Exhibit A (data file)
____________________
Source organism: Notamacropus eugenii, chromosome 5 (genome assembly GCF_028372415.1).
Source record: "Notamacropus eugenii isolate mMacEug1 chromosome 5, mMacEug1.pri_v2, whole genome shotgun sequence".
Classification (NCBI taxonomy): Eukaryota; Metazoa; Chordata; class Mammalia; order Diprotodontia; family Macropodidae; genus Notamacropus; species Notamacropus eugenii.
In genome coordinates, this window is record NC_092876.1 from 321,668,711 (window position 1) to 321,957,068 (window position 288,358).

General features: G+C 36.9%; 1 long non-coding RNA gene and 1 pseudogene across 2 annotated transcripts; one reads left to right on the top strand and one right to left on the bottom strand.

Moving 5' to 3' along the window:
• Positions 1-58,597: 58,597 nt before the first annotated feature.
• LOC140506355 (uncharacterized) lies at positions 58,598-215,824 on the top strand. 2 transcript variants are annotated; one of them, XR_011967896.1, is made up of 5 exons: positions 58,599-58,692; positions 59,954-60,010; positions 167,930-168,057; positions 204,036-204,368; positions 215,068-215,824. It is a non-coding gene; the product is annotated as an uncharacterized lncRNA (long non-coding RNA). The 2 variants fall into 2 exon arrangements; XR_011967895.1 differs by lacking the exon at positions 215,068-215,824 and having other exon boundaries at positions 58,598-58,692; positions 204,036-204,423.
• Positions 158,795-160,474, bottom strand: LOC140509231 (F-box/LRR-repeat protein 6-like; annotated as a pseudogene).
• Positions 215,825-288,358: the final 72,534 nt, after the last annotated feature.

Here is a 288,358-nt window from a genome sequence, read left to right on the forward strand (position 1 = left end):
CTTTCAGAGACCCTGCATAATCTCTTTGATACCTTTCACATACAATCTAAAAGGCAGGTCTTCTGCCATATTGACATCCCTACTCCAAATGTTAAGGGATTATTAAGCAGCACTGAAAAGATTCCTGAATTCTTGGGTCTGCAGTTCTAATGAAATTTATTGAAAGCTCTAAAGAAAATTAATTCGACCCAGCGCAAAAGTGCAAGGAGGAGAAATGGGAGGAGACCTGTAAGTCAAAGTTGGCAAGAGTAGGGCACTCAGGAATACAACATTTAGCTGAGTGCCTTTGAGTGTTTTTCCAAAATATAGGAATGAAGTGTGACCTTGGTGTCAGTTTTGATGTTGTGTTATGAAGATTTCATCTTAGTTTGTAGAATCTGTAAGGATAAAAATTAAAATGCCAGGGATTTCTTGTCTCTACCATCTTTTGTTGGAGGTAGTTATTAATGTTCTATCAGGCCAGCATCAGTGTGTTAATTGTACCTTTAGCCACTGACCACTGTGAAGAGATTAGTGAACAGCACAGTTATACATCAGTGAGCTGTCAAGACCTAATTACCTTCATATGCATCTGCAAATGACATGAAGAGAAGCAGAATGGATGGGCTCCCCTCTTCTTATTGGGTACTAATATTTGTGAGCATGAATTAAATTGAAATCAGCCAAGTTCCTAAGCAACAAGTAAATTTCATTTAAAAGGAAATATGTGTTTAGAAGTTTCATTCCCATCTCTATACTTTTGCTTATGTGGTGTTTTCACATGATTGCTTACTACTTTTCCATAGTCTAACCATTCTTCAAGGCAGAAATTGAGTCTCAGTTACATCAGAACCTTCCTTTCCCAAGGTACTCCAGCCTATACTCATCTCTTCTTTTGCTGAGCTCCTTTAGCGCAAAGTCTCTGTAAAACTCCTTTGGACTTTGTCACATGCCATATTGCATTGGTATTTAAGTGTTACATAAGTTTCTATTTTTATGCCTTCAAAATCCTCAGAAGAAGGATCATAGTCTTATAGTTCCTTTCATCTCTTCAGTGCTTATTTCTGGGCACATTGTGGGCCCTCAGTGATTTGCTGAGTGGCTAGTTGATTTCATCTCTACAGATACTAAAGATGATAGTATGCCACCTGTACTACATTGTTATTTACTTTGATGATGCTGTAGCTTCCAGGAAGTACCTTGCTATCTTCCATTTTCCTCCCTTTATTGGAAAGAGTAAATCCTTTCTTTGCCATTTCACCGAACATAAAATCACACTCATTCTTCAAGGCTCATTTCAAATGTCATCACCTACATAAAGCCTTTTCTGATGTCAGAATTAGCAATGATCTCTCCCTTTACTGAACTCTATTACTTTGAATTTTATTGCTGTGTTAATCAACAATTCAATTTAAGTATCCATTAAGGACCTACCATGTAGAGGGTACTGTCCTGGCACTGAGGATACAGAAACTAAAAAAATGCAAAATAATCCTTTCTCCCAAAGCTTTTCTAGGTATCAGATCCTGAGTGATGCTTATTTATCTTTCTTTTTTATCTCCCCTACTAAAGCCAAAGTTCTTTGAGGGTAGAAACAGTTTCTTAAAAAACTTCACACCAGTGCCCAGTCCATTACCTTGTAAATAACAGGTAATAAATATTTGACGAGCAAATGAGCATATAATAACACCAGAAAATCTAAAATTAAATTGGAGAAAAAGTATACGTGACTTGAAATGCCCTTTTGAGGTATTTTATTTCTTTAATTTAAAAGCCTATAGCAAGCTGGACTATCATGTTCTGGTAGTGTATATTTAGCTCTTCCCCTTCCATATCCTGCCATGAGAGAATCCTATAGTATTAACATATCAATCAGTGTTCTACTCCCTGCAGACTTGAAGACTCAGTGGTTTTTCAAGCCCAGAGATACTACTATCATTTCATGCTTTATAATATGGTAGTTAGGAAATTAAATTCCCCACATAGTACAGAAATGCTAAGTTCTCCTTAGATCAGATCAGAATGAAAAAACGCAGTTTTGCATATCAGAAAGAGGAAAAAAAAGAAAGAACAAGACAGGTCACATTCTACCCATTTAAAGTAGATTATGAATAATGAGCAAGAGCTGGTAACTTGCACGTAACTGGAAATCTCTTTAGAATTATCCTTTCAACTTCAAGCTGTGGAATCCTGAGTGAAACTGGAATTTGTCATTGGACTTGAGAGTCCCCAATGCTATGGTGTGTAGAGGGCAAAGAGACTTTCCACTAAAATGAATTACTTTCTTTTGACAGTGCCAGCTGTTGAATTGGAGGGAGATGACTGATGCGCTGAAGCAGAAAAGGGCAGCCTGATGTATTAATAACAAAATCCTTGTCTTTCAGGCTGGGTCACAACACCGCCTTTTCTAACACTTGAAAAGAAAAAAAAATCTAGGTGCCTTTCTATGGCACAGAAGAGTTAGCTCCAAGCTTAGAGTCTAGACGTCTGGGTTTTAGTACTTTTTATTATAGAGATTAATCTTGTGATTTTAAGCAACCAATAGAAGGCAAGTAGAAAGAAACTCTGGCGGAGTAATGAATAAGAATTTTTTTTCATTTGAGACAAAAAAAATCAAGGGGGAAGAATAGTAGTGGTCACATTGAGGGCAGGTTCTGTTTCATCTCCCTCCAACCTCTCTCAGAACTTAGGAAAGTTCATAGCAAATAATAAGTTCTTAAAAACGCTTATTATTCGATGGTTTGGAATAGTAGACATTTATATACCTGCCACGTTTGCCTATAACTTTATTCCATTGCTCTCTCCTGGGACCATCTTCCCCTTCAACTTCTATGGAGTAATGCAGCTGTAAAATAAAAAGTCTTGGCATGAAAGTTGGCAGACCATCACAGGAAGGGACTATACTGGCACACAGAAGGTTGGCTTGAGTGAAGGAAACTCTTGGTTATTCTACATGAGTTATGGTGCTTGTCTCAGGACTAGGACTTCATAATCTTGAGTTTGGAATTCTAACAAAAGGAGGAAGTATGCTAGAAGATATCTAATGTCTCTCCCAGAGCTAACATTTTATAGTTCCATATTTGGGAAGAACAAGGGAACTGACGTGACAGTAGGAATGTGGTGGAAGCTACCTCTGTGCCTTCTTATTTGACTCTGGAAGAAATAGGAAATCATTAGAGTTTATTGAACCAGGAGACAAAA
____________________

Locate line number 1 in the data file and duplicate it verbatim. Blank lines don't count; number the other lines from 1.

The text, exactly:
Source organism: Notamacropus eugenii, chromosome 5 (genome assembly GCF_028372415.1).